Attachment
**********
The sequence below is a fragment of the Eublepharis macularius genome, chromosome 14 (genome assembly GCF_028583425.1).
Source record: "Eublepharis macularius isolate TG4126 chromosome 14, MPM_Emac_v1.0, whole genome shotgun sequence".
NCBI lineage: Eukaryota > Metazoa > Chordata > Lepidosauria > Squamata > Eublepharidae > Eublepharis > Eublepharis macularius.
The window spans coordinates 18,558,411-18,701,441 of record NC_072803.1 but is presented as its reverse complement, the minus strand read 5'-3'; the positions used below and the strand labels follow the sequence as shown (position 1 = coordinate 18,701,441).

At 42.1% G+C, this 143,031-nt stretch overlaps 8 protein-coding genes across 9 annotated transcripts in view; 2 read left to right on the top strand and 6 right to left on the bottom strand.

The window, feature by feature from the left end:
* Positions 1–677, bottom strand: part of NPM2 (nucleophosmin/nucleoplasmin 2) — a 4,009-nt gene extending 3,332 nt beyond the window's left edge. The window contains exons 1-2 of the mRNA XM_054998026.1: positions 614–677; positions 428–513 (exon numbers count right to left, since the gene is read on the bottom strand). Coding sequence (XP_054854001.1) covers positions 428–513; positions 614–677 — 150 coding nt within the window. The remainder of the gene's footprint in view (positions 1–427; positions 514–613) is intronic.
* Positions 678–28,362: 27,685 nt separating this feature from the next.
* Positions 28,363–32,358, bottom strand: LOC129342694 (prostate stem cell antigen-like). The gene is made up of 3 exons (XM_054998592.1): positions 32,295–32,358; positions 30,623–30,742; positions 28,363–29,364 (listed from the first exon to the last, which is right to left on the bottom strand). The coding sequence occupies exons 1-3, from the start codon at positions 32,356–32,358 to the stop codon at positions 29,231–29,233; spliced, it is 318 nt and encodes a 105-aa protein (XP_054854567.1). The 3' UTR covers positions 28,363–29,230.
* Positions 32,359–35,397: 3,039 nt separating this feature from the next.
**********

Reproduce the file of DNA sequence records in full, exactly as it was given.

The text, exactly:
The sequence below is a fragment of the Eublepharis macularius genome, chromosome 14 (genome assembly GCF_028583425.1).
Source record: "Eublepharis macularius isolate TG4126 chromosome 14, MPM_Emac_v1.0, whole genome shotgun sequence".
NCBI lineage: Eukaryota > Metazoa > Chordata > Lepidosauria > Squamata > Eublepharidae > Eublepharis > Eublepharis macularius.
The window spans coordinates 18,558,411-18,701,441 of record NC_072803.1 but is presented as its reverse complement, the minus strand read 5'-3'; the positions used below and the strand labels follow the sequence as shown (position 1 = coordinate 18,701,441).

At 42.1% G+C, this 143,031-nt stretch overlaps 8 protein-coding genes across 9 annotated transcripts in view; 2 read left to right on the top strand and 6 right to left on the bottom strand.

The window, feature by feature from the left end:
* Positions 1–677, bottom strand: part of NPM2 (nucleophosmin/nucleoplasmin 2) — a 4,009-nt gene extending 3,332 nt beyond the window's left edge. The window contains exons 1-2 of the mRNA XM_054998026.1: positions 614–677; positions 428–513 (exon numbers count right to left, since the gene is read on the bottom strand). Coding sequence (XP_054854001.1) covers positions 428–513; positions 614–677 — 150 coding nt within the window. The remainder of the gene's footprint in view (positions 1–427; positions 514–613) is intronic.
* Positions 678–28,362: 27,685 nt separating this feature from the next.
* Positions 28,363–32,358, bottom strand: LOC129342694 (prostate stem cell antigen-like). The gene is made up of 3 exons (XM_054998592.1): positions 32,295–32,358; positions 30,623–30,742; positions 28,363–29,364 (listed from the first exon to the last, which is right to left on the bottom strand). The coding sequence occupies exons 1-3, from the start codon at positions 32,356–32,358 to the stop codon at positions 29,231–29,233; spliced, it is 318 nt and encodes a 105-aa protein (XP_054854567.1). The 3' UTR covers positions 28,363–29,230.
* Positions 32,359–35,397: 3,039 nt separating this feature from the next.